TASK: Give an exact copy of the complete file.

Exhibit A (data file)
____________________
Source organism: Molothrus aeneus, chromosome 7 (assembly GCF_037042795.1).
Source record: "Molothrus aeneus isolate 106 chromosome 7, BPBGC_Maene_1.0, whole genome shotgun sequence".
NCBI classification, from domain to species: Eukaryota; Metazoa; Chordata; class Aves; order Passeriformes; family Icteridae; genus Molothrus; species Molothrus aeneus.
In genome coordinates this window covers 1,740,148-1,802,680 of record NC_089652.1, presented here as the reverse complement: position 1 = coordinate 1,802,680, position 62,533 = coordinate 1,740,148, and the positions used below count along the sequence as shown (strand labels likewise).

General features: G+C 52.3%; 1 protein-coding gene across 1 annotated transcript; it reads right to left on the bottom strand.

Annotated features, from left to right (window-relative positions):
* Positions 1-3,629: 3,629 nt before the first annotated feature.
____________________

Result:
Source organism: Molothrus aeneus, chromosome 7 (assembly GCF_037042795.1).
Source record: "Molothrus aeneus isolate 106 chromosome 7, BPBGC_Maene_1.0, whole genome shotgun sequence".
NCBI classification, from domain to species: Eukaryota; Metazoa; Chordata; class Aves; order Passeriformes; family Icteridae; genus Molothrus; species Molothrus aeneus.
In genome coordinates this window covers 1,740,148-1,802,680 of record NC_089652.1, presented here as the reverse complement: position 1 = coordinate 1,802,680, position 62,533 = coordinate 1,740,148, and the positions used below count along the sequence as shown (strand labels likewise).

General features: G+C 52.3%; 1 protein-coding gene across 1 annotated transcript; it reads right to left on the bottom strand.

Annotated features, from left to right (window-relative positions):
* Positions 1-3,629: 3,629 nt before the first annotated feature.